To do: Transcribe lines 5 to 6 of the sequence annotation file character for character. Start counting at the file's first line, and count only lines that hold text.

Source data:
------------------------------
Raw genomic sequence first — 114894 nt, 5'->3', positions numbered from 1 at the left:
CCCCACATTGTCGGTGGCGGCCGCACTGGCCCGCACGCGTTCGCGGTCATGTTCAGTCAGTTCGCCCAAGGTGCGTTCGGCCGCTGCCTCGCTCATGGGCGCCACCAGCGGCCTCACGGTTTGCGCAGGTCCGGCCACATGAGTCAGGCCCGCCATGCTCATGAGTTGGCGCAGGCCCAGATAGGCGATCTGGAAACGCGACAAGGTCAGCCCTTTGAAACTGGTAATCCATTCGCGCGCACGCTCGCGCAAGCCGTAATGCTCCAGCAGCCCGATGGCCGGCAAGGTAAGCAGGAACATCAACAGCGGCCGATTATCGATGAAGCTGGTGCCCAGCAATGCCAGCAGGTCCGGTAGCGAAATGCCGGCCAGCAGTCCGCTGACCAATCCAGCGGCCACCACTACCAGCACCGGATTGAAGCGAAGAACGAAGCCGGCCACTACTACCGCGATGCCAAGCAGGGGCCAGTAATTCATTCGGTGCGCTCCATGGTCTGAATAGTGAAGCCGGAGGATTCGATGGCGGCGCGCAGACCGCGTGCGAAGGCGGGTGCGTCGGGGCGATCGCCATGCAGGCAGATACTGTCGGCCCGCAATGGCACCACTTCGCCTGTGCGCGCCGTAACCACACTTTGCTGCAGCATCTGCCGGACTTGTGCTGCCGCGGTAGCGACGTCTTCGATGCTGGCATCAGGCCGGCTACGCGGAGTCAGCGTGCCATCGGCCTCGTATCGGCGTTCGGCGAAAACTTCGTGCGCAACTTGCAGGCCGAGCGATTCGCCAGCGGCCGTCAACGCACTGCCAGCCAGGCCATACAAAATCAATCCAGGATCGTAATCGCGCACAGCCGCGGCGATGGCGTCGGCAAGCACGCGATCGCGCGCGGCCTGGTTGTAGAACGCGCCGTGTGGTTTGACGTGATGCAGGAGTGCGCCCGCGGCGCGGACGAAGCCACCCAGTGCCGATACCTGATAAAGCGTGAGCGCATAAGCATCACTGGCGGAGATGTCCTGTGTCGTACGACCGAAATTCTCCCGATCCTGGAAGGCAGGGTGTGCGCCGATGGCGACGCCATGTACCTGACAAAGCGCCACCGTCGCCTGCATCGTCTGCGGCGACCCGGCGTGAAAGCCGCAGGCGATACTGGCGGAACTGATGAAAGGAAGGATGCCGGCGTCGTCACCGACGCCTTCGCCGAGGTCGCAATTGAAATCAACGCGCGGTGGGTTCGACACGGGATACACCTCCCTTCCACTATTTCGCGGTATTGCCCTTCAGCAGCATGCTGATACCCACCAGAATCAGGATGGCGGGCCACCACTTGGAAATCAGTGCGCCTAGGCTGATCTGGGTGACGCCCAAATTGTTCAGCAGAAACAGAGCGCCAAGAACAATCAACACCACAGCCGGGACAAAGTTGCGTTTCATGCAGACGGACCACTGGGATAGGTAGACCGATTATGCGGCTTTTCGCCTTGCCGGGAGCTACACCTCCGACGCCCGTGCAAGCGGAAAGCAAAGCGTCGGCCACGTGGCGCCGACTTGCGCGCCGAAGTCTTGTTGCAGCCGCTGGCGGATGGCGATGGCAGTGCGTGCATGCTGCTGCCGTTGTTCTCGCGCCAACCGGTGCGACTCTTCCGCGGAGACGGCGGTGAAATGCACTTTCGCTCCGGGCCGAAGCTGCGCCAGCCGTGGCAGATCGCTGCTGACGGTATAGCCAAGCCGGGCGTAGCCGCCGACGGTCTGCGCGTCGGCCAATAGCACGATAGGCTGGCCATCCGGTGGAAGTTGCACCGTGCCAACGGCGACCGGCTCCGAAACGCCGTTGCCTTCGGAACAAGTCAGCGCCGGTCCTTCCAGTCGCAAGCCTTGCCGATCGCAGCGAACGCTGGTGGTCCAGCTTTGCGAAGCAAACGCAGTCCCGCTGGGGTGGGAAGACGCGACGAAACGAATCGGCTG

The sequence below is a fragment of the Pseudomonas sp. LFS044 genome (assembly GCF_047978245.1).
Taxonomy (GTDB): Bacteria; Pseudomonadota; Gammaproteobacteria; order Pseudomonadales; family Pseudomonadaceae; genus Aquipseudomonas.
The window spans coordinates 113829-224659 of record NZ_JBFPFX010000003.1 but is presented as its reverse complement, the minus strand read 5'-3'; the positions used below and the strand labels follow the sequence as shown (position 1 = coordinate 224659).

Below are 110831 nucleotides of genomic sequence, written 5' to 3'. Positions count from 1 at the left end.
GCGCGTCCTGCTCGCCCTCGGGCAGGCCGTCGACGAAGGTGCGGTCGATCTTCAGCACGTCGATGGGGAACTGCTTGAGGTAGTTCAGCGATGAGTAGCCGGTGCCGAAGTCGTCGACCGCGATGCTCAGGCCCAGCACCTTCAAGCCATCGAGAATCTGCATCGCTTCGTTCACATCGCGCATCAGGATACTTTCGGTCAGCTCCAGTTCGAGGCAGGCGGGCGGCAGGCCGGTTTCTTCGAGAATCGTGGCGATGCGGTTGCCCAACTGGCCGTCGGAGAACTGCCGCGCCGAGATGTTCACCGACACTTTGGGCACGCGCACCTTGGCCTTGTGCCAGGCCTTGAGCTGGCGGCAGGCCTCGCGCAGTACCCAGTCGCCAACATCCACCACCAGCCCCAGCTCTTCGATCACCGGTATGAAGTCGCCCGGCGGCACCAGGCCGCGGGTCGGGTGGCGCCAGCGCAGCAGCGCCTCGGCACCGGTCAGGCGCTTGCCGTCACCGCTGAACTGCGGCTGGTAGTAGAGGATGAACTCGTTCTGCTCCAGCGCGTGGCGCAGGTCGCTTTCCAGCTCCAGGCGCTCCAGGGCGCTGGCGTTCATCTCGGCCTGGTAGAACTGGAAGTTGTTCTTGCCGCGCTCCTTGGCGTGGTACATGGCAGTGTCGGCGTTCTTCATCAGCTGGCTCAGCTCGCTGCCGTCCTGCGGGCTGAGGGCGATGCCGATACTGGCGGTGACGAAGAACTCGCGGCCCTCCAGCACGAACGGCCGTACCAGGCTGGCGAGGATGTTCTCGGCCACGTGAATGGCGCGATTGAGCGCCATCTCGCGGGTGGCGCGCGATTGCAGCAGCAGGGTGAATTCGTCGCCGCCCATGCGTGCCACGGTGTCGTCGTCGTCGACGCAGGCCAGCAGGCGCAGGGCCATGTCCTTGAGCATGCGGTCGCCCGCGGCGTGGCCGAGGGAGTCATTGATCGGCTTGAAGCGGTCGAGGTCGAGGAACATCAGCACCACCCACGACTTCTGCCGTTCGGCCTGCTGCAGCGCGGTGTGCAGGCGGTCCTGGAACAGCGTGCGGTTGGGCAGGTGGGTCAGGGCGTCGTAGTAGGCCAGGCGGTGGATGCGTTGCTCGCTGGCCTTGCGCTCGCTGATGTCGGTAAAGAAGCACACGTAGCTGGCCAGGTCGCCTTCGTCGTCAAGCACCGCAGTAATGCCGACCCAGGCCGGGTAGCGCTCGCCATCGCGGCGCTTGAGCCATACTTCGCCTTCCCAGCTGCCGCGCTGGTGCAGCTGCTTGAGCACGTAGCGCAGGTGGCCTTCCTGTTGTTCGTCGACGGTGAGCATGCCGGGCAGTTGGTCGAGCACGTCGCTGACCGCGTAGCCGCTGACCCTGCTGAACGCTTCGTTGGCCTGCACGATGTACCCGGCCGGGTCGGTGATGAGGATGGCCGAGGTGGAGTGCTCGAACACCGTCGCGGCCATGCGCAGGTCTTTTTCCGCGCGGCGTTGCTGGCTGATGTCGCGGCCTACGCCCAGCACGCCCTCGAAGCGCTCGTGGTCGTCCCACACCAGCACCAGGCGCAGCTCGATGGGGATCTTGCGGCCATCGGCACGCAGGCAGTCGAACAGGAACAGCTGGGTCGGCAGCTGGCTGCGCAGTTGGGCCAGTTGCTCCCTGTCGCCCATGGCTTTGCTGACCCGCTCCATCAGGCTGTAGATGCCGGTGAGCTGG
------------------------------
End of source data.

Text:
The window spans coordinates 113829-224659 of record NZ_JBFPFX010000003.1 but is presented as its reverse complement, the minus strand read 5'-3'; the positions used below and the strand labels follow the sequence as shown (position 1 = coordinate 224659).

Below are 110831 nucleotides of genomic sequence, written 5' to 3'. Positions count from 1 at the left end.